Tucker Max, Infamous Bro-Lit Writer, Grows Up

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Amazon / Citadel Press

The notorious bad-boy auteur has apparently started to act his age.

Tucker Max’s unapologetic essay collections chronicling his adventures in douchedom — I Hope They Serve Beer in Hell  and A–holes Finish First — are supposedly no longer a reflection of Max’s ideals or lifestyle. Forbes published a profile of the bro-lit writer a few days ago, and it seems the 35-year-old writer has experienced something of a reinvention over the last few years:

“This is something I’ve never really said before in public or admitted on the record, and I’ll admit it now: I didn’t realize this when I was writing it, but I think if you read between the lines a little bit, in between all the bravado, you can see a lot of self-loathing.”

The profile by writer Michael Ellsberg is lengthy — exploring “mommy issues and daddy issues” and all — so we present to you a few takeaway gems to illustrate just how dramatic the former playboy has reformed:

Freud is largely to thank for Max’s new lease on life, women, and love. “So many people describe my book as just pure id. What I’m trying to do now is to connect my ego and my superego to my id. I’m trying to understand, why was I doing all this stuff? Why was I acting this way? Through understanding all of that, you start to resolve the underlying problems that you’re acting out, in a healthier, more productive way.”

Max credits psychoanalysis for the bulk of his transformation, and he visits his psychoanalyst four times a week.

He’s detoxed his life. Ellsberg writes, “Where once there was beer, now there is kombucha.” Indeed, Max has been making lots of organic shakes, follows a low-carb Paleo diet, and started practicing yoga and mixed martial arts. “I was a ridiculous narcissist in my twenties. It’s not even that I didn’t care about other people. It’s way beyond that,” he tells Forbes. “I just didn’t even understand that other people even existed or mattered. I do not believe I was a true NPD [narcissistic personality disorder] in the clinical sense. But, dude, I was close.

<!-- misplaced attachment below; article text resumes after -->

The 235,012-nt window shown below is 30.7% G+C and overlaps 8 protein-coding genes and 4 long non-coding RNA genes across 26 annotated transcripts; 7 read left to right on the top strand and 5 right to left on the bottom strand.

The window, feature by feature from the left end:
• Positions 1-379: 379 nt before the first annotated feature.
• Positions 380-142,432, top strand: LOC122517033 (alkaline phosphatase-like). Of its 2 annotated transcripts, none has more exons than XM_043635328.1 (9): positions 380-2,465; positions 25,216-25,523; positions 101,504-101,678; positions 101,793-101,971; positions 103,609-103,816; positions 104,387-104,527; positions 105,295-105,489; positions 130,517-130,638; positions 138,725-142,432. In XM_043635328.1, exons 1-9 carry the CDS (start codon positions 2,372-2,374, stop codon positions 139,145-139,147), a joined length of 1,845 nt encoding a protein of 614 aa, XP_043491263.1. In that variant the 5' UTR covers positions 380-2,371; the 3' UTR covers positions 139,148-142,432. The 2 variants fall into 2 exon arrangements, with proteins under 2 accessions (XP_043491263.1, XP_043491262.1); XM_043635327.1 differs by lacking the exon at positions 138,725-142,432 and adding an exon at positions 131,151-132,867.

(READ: The 2009 TIME 100 Finalists: Tucker Max)

He’s in a stable, domestic, Saturday-visits-to-Costco kind of relationship. In what the author of the profile calls a “for now” relationship — Max has found a kindred spirit in a woman who was a fan of his books and whom he later referred to therapy to deal with her emotional issues. She also sees a psychoanalyst in Austin (where Max now lives), and the two are navigating the waters of a healthy relationship based on “respect, trust, honesty, and communication.”

Surely, this is the last thing many would expect from a writer who made his fortune selling stories of promiscuity, partying, and general debasing of women. Some-odd deep soul searching sessions later, he’s essentially done a 180 on his views regarding relationships: “And I’ve found that, what I now want the most in a woman is — I want a partner. I want someone who is my partner in life. Who supports me, and I support her. I can share all my experiences in life with her, and she can share hers back with me. Not only do we love each other, but we accept, embrace, nurture, and care for each other.”

Max has a book entitled Hilarity Ensues out Feb. 7,  and it’s supposedly the last in the “fratire” era of his writing. Maybe his future work will make being a nice, stable, communicative guy all the rage?

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